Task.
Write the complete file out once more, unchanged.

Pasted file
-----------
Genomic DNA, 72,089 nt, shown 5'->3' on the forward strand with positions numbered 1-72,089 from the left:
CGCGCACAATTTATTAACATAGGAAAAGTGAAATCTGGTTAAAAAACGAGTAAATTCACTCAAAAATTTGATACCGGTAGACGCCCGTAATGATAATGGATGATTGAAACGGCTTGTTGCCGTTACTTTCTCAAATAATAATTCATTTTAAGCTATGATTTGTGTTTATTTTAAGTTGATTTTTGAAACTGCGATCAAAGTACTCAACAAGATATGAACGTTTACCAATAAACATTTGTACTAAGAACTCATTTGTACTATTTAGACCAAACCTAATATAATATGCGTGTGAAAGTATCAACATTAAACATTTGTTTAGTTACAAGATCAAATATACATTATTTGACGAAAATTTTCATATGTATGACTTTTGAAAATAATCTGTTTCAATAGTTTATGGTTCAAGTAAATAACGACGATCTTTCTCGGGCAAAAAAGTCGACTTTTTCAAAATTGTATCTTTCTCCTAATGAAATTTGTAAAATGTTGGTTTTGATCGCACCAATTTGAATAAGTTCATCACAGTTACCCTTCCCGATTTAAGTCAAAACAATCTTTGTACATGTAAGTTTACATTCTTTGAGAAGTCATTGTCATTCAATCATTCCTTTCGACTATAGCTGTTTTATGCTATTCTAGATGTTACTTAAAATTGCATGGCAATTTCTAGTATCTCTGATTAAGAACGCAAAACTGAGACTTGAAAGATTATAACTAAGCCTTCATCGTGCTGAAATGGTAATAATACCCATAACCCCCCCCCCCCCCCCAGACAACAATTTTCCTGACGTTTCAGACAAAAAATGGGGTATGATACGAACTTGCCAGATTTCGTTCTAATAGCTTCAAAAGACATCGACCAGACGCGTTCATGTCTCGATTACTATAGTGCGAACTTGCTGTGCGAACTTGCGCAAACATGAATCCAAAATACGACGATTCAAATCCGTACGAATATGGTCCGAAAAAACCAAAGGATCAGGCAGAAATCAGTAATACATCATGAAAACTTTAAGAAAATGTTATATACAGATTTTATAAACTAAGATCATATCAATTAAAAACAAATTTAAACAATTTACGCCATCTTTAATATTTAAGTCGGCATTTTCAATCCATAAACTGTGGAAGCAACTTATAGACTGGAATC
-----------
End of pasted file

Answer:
Genomic DNA, 72,089 nt, shown 5'->3' on the forward strand with positions numbered 1-72,089 from the left:
CGCGCACAATTTATTAACATAGGAAAAGTGAAATCTGGTTAAAAAACGAGTAAATTCACTCAAAAATTTGATACCGGTAGACGCCCGTAATGATAATGGATGATTGAAACGGCTTGTTGCCGTTACTTTCTCAAATAATAATTCATTTTAAGCTATGATTTGTGTTTATTTTAAGTTGATTTTTGAAACTGCGATCAAAGTACTCAACAAGATATGAACGTTTACCAATAAACATTTGTACTAAGAACTCATTTGTACTATTTAGACCAAACCTAATATAATATGCGTGTGAAAGTATCAACATTAAACATTTGTTTAGTTACAAGATCAAATATACATTATTTGACGAAAATTTTCATATGTATGACTTTTGAAAATAATCTGTTTCAATAGTTTATGGTTCAAGTAAATAACGACGATCTTTCTCGGGCAAAAAAGTCGACTTTTTCAAAATTGTATCTTTCTCCTAATGAAATTTGTAAAATGTTGGTTTTGATCGCACCAATTTGAATAAGTTCATCACAGTTACCCTTCCCGATTTAAGTCAAAACAATCTTTGTACATGTAAGTTTACATTCTTTGAGAAGTCATTGTCATTCAATCATTCCTTTCGACTATAGCTGTTTTATGCTATTCTAGATGTTACTTAAAATTGCATGGCAATTTCTAGTATCTCTGATTAAGAACGCAAAACTGAGACTTGAAAGATTATAACTAAGCCTTCATCGTGCTGAAATGGTAATAATACCCATAACCCCCCCCCCCCCCCCAGACAACAATTTTCCTGACGTTTCAGACAAAAAATGGGGTATGATACGAACTTGCCAGATTTCGTTCTAATAGCTTCAAAAGACATCGACCAGACGCGTTCATGTCTCGATTACTATAGTGCGAACTTGCTGTGCGAACTTGCGCAAACATGAATCCAAAATACGACGATTCAAATCCGTACGAATATGGTCCGAAAAAACCAAAGGATCAGGCAGAAATCAGTAATACATCATGAAAACTTTAAGAAAATGTTATATACAGATTTTATAAACTAAGATCATATCAATTAAAAACAAATTTAAACAATTTACGCCATCTTTAATATTTAAGTCGGCATTTTCAATCCATAAACTGTGGAAGCAACTTATAGACTGGAATC